In predictive maintenance, data is king.It is invaluable to operators and aircraft and component manufacturers.
But at what cost? Everyone wants it and we are already paying for it in product development costs, repair costs, and the data processing infrastructure.
Predictive maintenance intends to anticipate a component failure through component or system degradation monitoring. It enables the operator to schedule the aircraft for component maintenance or replacement before it turns into an unscheduled failure event, often resulting in a grounded aircraft or, at best, a minor operational schedule disruption.
Predictive analytic programs can be applied to many components or systems on many different aircraft. Although this practice has been going on for decades, the number of aircraft fully designed and developed with this in mind is still relatively small. Predictive maintenance has become quite the buzzword in the last few years and offers operations leadership teams a known variable, which is always better than the alternative.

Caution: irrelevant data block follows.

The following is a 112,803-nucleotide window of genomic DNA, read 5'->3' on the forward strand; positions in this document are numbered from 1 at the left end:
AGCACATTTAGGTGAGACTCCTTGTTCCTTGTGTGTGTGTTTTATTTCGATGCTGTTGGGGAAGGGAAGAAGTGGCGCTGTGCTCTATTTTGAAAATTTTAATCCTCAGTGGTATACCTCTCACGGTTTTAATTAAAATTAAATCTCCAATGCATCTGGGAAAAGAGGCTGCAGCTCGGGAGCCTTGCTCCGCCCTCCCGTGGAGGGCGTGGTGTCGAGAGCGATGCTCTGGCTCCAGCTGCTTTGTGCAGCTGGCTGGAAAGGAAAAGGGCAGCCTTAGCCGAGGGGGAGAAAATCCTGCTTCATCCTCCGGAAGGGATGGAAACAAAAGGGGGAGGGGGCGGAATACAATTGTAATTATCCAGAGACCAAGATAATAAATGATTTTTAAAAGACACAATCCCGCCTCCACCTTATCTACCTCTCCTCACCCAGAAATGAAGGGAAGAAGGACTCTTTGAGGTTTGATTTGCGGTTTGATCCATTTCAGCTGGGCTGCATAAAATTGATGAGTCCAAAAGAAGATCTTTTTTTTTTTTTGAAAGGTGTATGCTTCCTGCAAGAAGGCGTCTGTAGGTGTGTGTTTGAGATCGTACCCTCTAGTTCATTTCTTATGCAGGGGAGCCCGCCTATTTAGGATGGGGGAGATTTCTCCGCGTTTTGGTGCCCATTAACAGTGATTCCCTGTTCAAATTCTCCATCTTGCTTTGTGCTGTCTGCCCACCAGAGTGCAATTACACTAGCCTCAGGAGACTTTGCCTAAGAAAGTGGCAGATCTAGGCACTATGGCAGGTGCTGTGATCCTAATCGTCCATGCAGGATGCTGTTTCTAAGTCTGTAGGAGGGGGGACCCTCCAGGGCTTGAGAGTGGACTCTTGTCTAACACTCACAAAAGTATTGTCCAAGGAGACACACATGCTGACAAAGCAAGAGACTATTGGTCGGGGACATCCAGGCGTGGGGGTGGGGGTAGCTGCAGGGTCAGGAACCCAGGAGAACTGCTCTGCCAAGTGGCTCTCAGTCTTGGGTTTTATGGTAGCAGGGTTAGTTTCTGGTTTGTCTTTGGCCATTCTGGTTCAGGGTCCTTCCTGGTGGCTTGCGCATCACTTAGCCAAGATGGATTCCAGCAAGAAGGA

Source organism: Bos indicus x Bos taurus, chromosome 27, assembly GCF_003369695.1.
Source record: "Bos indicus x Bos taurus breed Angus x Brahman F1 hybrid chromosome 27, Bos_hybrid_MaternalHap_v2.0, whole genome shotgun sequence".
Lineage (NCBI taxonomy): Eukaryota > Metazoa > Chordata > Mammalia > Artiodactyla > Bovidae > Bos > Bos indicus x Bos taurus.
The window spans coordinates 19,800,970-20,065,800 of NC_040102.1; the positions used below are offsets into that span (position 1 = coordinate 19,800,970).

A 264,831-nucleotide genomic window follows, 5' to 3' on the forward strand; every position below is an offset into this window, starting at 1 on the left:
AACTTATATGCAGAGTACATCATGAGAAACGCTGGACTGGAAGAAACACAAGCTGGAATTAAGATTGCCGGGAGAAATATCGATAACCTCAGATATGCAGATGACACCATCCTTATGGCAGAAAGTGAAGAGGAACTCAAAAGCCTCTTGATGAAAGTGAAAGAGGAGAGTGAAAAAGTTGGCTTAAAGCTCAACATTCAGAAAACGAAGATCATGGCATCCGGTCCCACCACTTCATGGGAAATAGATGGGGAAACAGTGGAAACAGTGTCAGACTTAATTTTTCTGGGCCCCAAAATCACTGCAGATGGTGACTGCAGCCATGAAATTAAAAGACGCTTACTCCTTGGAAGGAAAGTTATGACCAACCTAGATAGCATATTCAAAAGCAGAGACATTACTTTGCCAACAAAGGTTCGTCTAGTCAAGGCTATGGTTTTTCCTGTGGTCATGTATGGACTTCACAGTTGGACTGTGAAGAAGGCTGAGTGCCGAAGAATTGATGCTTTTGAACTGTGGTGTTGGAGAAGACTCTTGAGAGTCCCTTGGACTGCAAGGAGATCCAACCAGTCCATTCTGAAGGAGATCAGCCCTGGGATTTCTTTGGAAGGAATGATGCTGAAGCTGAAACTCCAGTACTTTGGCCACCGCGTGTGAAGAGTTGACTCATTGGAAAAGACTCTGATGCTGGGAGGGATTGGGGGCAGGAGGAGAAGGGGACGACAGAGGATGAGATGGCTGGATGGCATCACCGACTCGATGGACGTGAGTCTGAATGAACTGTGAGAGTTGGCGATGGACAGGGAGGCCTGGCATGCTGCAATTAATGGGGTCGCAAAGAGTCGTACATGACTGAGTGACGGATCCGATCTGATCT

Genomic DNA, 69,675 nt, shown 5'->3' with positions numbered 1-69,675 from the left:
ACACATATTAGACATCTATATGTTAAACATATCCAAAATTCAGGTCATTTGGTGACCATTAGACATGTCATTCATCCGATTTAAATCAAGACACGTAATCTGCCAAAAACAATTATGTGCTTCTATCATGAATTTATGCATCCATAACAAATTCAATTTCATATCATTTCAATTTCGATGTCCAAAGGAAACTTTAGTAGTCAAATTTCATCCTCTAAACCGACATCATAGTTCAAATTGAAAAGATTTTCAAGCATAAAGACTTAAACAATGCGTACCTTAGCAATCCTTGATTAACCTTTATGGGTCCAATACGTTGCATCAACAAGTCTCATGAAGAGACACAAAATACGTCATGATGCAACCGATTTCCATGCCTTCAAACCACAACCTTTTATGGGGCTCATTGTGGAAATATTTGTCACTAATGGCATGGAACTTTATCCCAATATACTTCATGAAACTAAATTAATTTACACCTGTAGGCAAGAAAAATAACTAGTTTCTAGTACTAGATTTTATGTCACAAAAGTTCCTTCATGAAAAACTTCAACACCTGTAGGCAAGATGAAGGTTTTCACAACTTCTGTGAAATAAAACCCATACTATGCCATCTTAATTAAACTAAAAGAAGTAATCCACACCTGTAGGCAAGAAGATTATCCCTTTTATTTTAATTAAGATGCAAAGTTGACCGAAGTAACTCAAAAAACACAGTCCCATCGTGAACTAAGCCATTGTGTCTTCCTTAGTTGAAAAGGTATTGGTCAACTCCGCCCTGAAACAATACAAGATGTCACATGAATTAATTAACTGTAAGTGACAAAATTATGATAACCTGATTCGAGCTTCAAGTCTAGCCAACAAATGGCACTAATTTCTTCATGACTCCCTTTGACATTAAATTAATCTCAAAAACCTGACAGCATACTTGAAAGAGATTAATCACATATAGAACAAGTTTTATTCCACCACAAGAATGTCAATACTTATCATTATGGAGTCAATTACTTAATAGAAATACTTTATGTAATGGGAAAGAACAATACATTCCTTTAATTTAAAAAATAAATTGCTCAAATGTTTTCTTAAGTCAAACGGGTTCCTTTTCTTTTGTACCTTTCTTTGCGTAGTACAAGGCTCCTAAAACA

Opportunities to improve Technical Dispatch Reliability, and on-time performance shouldn’t be ignored. However, organizations often underestimate the volume of information to be secured, skills required to interpret and monitor, and manpower to action or execute identified findings from predictive maintenance programs, making successful execution and implementation difficult.